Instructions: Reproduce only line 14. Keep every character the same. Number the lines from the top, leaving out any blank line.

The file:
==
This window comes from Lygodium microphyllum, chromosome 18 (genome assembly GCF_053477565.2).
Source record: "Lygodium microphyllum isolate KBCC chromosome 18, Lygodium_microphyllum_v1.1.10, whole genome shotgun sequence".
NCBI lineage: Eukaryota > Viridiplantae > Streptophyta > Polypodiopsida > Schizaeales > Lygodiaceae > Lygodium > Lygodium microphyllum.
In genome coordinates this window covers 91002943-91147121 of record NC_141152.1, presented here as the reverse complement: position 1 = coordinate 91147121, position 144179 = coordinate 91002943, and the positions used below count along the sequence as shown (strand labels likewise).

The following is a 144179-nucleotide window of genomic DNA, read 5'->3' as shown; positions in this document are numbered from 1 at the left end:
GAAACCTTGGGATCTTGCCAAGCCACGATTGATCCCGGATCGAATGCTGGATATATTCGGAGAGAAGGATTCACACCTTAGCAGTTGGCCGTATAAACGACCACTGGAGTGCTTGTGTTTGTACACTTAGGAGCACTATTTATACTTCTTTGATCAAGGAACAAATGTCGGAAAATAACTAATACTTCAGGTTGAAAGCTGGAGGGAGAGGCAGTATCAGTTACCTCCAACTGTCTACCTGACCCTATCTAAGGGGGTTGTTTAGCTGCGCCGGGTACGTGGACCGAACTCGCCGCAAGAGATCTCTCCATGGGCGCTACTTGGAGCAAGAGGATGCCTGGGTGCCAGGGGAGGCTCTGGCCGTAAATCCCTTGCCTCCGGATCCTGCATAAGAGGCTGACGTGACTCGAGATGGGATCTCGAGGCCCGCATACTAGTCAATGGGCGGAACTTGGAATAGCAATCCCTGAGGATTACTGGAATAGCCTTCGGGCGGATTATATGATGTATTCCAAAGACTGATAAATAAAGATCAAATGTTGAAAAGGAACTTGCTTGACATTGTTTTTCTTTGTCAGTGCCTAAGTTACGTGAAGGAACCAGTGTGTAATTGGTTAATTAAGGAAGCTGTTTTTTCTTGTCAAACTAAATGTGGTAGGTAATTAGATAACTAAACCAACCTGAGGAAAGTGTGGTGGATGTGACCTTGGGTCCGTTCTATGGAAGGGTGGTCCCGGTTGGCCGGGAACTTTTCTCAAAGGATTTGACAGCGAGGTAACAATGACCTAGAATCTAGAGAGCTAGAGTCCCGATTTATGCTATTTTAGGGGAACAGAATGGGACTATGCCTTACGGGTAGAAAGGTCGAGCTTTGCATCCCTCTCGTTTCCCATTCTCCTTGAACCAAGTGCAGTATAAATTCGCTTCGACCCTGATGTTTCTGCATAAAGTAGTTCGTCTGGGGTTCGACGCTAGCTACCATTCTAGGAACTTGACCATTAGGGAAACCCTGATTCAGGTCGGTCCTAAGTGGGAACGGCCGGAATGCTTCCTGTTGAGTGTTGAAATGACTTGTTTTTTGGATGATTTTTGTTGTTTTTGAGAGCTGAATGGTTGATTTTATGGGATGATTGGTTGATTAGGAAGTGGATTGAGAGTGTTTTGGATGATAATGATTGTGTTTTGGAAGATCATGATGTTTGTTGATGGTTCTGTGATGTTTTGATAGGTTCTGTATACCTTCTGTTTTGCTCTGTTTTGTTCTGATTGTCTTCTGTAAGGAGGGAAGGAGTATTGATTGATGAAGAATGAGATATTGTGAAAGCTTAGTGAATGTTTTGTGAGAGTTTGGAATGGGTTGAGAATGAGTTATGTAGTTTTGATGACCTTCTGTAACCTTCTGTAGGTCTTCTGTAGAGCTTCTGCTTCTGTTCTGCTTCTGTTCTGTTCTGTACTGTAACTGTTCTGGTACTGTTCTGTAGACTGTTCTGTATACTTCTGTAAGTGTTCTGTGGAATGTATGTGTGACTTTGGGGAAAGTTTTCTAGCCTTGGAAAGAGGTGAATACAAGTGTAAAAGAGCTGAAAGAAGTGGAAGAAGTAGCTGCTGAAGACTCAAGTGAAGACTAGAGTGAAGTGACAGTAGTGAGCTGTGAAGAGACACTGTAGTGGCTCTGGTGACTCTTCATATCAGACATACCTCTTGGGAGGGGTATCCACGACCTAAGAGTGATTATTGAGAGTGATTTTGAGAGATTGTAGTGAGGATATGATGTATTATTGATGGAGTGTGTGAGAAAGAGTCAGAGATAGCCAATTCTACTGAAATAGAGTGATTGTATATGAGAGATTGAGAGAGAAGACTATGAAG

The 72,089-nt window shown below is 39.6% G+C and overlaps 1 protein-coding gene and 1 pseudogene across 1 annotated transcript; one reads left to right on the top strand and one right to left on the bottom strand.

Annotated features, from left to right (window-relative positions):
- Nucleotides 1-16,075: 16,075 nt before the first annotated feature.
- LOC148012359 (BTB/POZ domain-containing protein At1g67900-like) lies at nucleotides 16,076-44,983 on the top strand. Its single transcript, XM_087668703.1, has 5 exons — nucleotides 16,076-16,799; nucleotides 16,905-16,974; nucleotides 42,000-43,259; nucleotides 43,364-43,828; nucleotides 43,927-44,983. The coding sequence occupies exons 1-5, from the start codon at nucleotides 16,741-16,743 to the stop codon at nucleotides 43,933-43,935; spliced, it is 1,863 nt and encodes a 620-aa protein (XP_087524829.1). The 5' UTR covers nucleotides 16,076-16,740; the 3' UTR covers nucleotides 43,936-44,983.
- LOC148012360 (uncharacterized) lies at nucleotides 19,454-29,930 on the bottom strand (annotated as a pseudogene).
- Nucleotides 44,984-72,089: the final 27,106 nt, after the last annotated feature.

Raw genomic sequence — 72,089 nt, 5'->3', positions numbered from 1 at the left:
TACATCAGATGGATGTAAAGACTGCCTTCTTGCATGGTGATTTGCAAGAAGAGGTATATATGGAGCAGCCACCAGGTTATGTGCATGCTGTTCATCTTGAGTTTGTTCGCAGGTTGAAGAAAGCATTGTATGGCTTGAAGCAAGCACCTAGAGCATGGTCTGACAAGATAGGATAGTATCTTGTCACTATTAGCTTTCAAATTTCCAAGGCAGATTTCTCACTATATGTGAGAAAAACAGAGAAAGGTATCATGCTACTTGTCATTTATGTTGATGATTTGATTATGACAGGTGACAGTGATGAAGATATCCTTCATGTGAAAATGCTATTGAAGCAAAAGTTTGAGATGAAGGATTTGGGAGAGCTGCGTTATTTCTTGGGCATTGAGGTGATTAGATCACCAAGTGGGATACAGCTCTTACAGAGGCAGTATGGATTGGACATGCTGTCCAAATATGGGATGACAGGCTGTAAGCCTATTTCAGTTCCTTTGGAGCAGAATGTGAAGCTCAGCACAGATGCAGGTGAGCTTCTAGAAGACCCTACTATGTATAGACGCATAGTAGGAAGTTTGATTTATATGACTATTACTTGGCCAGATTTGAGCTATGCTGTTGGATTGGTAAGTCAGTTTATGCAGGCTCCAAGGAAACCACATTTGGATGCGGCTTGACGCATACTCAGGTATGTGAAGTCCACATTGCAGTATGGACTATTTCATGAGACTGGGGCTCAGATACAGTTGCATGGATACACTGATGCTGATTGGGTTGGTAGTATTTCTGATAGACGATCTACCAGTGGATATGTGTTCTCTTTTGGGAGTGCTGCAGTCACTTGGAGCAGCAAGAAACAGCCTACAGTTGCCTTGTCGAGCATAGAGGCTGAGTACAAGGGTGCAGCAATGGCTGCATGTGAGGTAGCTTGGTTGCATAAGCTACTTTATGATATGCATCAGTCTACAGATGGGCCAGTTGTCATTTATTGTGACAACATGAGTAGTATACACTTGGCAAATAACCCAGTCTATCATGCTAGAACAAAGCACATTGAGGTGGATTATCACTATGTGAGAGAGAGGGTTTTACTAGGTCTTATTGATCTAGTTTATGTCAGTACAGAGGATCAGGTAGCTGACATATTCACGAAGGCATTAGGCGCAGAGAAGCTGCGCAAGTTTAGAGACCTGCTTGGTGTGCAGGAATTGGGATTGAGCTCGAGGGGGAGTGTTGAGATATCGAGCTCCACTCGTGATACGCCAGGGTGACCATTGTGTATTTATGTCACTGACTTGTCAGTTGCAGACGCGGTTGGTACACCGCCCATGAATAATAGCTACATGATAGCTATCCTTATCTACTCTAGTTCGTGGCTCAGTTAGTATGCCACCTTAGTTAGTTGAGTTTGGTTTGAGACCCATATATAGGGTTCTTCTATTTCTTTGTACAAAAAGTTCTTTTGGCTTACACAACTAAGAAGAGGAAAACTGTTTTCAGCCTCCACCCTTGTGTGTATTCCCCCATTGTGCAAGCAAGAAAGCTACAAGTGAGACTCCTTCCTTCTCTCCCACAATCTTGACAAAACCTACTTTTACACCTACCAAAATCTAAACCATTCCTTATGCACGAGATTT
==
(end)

TACATCAGATGGATGTAAAGACTGCCTTCTTGCATGGTGATTTGCAAGAAGAGGTATATATGGAGCAGCCACCAGGTTATGTGCATGCTGTTCATCTTGAGTTTGTTCGCAGGTTGAAGAAAGCATTGTATGGCTTGAAGCAAGCACCTAGAGCATGGTCTGACAAGATAGGATAGTATCTTGTCACTATTAGCTTTCAAATTTCCAAGGCAGATTTCTCACTATATGTGAGAAAAACAGAGAAAGGTATCATGCTACTTGTCATTTATGTTGATGATTTGATTATGACAGGTGACAGTGATGAAGATATCCTTCATGTGAAAATGCTATTGAAGCAAAAGTTTGAGATGAAGGATTTGGGAGAGCTGCGTTATTTCTTGGGCATTGAGGTGATTAGATCACCAAGTGGGATACAGCTCTTACAGAGGCAGTATGGATTGGACATGCTGTCCAAATATGGGATGACAGGCTGTAAGCCTATTTCAGTTCCTTTGGAGCAGAATGTGAAGCTCAGCACAGATGCAGGTGAGCTTCTAGAAGACCCTACTATGTATAGACGCATAGTAGGAAGTTTGATTTATATGACTATTACTTGGCCAGATTTGAGCTATGCTGTTGGATTGGTAAGTCAGTTTATGCAGGCTCCAAGGAAACCACATTTGGATGCGGCTTGACGCATACTCAGGTATGTGAAGTCCACATTGCAGTATGGACTATTTCATGAGACTGGGGCTCAGATACAGTTGCATGGATACACTGATGCTGATTGGGTTGGTAGTATTTCTGATAGACGATCTACCAGTGGATATGTGTTCTCTTTTGGGAGTGCTGCAGTCACTTGGAGCAGCAAGAAACAGCCTACAGTTGCCTTGTCGAGCATAGAGGCTGAGTACAAGGGTGCAGCAATGGCTGCATGTGAGGTAGCTTGGTTGCATAAGCTACTTTATGATATGCATCAGTCTACAGATGGGCCAGTTGTCATTTATTGTGACAACATGAGTAGTATACACTTGGCAAATAACCCAGTCTATCATGCTAGAACAAAGCACATTGAGGTGGATTATCACTATGTGAGAGAGAGGGTTTTACTAGGTCTTATTGATCTAGTTTATGTCAGTACAGAGGATCAGGTAGCTGACATATTCACGAAGGCATTAGGCGCAGAGAAGCTGCGCAAGTTTAGAGACCTGCTTGGTGTGCAGGAATTGGGATTGAGCTCGAGGGGGAGTGTTGAGATATCGAGCTCCACTCGTGATACGCCAGGGTGACCATTGTGTATTTATGTCACTGACTTGTCAGTTGCAGACGCGGTTGGTACACCGCCCATGAATAATAGCTACATGATAGCTATCCTTATCTACTCTAGTTCGTGGCTCAGTTAGTATGCCACCTTAGTTAGTTGAGTTTGGTTTGAGACCCATATATAGGGTTCTTCTATTTCTTTGTACAAAAAGTTCTTTTGGCTTACACAACTAAGAAGAGGAAAACTGTTTTCAGCCTCCACCCTTGTGTGTATTCCCCCATTGTGCAAGCAAGAAAGCTACAAGTGAGACTCCTTCCTTCTCTCCCACAATCTTGACAAAACCTACTTTTACACCTACCAAAATCTAAACCATTCCTTATGCACGAGATTT